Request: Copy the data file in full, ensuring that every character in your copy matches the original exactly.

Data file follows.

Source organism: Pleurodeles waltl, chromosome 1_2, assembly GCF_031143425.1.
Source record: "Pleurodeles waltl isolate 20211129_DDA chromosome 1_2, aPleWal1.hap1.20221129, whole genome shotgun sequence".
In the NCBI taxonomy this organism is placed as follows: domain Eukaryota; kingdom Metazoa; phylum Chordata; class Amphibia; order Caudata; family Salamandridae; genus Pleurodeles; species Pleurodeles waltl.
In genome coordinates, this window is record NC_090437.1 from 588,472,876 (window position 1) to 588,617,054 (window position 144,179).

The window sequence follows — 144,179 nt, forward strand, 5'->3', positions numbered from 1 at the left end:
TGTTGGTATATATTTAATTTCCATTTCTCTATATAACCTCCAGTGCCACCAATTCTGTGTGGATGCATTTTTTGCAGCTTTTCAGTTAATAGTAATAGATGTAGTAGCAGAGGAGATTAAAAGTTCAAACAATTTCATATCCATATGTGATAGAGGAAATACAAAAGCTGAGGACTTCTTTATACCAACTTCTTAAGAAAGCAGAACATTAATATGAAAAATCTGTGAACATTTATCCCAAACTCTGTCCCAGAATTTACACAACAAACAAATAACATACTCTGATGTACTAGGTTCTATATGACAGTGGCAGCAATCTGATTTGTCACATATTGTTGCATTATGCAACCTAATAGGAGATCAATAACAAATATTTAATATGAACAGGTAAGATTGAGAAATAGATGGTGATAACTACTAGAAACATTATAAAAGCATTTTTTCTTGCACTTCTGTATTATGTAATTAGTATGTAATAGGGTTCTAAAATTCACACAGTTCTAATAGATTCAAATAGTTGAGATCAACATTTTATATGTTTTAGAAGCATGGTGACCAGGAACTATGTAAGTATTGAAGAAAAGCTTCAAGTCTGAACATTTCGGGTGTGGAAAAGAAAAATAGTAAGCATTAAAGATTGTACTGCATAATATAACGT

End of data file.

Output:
Source organism: Pleurodeles waltl, chromosome 1_2, assembly GCF_031143425.1.
Source record: "Pleurodeles waltl isolate 20211129_DDA chromosome 1_2, aPleWal1.hap1.20221129, whole genome shotgun sequence".
In the NCBI taxonomy this organism is placed as follows: domain Eukaryota; kingdom Metazoa; phylum Chordata; class Amphibia; order Caudata; family Salamandridae; genus Pleurodeles; species Pleurodeles waltl.
In genome coordinates, this window is record NC_090437.1 from 588,472,876 (window position 1) to 588,617,054 (window position 144,179).

The window sequence follows — 144,179 nt, forward strand, 5'->3', positions numbered from 1 at the left end:
TGTTGGTATATATTTAATTTCCATTTCTCTATATAACCTCCAGTGCCACCAATTCTGTGTGGATGCATTTTTTGCAGCTTTTCAGTTAATAGTAATAGATGTAGTAGCAGAGGAGATTAAAAGTTCAAACAATTTCATATCCATATGTGATAGAGGAAATACAAAAGCTGAGGACTTCTTTATACCAACTTCTTAAGAAAGCAGAACATTAATATGAAAAATCTGTGAACATTTATCCCAAACTCTGTCCCAGAATTTACACAACAAACAAATAACATACTCTGATGTACTAGGTTCTATATGACAGTGGCAGCAATCTGATTTGTCACATATTGTTGCATTATGCAACCTAATAGGAGATCAATAACAAATATTTAATATGAACAGGTAAGATTGAGAAATAGATGGTGATAACTACTAGAAACATTATAAAAGCATTTTTTCTTGCACTTCTGTATTATGTAATTAGTATGTAATAGGGTTCTAAAATTCACACAGTTCTAATAGATTCAAATAGTTGAGATCAACATTTTATATGTTTTAGAAGCATGGTGACCAGGAACTATGTAAGTATTGAAGAAAAGCTTCAAGTCTGAACATTTCGGGTGTGGAAAAGAAAAATAGTAAGCATTAAAGATTGTACTGCATAATATAACGT